biomass, fungi, Panicum virgatum, switchgrass, Tilletia maclaganii
Switchgrass (Panicum virgatum L.) is a native perennial prairie grass that is now cultivated as a forage crop and a biomass crop for renewable energy. Biomass yields of switchgrass in southern Iowa have recently dropped significantly in some fields and the reduction has been attributed to disease. A disease survey was conducted in 1999 to assess the prevalence of major diseases in Chariton Valley switchgrass production. There were disease symptoms present on switchgrass plants in each field and thirteen fungal species were identified from leaf, stem, and root samples. Two pathogenic fungi, Tilletia maclaganii and Colletotrichum graminicola, were present in 88% and 100% of fields, respectively. Severity (% diseased leaf area) of C. graminicola was low in each field. However, Tilletia maclaganii was at high incidence (>70%) in some fields and apparently is causing significant reductions in biomass and seed production. Nine of the other fungi identified in the survey have not been reported previously from switchgrass in Iowa.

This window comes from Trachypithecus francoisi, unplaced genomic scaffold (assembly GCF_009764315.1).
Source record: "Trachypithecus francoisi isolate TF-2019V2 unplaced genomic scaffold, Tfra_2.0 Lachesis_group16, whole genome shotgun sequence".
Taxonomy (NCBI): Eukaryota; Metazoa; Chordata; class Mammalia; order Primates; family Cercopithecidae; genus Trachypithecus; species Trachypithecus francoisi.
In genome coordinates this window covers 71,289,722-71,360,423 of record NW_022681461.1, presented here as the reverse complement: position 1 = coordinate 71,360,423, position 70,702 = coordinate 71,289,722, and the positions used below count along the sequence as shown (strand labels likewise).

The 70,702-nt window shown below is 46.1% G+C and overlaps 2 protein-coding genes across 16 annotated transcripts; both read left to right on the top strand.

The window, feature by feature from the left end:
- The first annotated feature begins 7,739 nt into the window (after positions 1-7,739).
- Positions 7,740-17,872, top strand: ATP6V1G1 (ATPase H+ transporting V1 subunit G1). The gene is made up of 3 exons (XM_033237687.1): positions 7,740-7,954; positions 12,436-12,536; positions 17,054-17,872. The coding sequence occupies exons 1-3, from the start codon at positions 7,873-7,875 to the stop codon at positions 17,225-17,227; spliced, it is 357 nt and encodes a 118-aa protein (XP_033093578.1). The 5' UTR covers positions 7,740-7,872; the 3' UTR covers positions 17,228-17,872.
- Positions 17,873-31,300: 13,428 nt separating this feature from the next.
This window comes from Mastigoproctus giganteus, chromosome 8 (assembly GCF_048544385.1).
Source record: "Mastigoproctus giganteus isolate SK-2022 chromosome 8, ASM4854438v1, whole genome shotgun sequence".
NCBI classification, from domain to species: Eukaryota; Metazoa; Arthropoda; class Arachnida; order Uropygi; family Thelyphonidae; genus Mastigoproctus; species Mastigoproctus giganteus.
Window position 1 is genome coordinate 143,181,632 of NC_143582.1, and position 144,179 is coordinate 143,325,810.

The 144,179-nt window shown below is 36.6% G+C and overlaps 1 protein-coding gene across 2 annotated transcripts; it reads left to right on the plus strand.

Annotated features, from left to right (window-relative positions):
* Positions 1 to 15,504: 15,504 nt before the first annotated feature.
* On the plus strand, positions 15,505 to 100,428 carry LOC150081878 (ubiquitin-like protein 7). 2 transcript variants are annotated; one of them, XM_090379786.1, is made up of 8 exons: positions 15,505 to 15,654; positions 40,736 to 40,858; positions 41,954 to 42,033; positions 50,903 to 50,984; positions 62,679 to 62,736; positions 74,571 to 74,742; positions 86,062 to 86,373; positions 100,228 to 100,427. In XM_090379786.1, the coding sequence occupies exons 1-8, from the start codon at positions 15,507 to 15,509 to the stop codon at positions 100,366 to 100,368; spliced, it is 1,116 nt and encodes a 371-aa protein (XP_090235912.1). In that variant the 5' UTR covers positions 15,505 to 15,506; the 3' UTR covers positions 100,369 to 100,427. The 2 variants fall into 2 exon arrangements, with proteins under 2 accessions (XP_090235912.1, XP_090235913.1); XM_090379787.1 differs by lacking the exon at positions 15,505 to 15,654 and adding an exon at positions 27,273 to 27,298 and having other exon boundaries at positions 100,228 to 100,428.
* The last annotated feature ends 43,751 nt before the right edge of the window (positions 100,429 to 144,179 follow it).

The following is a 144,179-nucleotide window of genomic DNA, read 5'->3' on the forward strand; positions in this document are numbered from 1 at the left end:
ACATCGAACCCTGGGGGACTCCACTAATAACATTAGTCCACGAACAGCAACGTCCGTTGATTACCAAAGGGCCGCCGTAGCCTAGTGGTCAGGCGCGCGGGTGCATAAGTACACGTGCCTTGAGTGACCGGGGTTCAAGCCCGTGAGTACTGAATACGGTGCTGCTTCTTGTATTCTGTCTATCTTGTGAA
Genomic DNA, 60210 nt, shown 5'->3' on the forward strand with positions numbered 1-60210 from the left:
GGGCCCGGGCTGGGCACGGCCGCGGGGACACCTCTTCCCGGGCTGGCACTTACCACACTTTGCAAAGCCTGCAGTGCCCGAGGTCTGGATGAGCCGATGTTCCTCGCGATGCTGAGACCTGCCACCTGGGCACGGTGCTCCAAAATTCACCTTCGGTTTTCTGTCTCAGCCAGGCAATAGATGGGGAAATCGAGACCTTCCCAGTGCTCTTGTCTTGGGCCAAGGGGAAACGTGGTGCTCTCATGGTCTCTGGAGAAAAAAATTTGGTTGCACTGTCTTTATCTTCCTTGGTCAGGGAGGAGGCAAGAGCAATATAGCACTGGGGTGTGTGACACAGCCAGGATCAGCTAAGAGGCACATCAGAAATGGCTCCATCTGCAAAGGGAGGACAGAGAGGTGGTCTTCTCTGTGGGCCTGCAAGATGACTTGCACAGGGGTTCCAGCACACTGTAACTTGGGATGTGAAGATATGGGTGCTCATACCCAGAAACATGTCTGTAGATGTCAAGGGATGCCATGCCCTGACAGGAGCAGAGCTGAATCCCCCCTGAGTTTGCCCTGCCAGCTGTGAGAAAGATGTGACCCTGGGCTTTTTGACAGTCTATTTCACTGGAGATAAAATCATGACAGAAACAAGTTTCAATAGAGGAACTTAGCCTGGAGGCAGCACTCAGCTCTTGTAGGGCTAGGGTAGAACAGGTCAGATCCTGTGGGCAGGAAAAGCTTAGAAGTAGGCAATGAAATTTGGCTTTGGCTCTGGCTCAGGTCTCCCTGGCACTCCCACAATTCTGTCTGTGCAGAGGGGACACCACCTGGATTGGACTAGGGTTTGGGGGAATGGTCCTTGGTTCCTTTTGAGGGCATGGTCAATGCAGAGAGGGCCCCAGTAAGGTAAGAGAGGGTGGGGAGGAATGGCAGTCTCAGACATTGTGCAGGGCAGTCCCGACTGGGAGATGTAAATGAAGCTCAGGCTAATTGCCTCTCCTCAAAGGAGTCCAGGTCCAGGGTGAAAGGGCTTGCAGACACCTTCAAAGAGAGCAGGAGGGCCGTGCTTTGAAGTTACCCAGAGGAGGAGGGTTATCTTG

Journal of the Iowa Academy of Science
© Copyright 2002 by the Iowa Academy of Science, Inc.
Gravert, C. E. and Munkvold, G. P.
"Fungi and Diseases Associated with Cultivated Switchgrass in Iowa,"
Journal of the Iowa Academy of Science: JIAS, 109(1-2), 30-34.
Available at: https://scholarworks.uni.edu/jias/vol109/iss1/7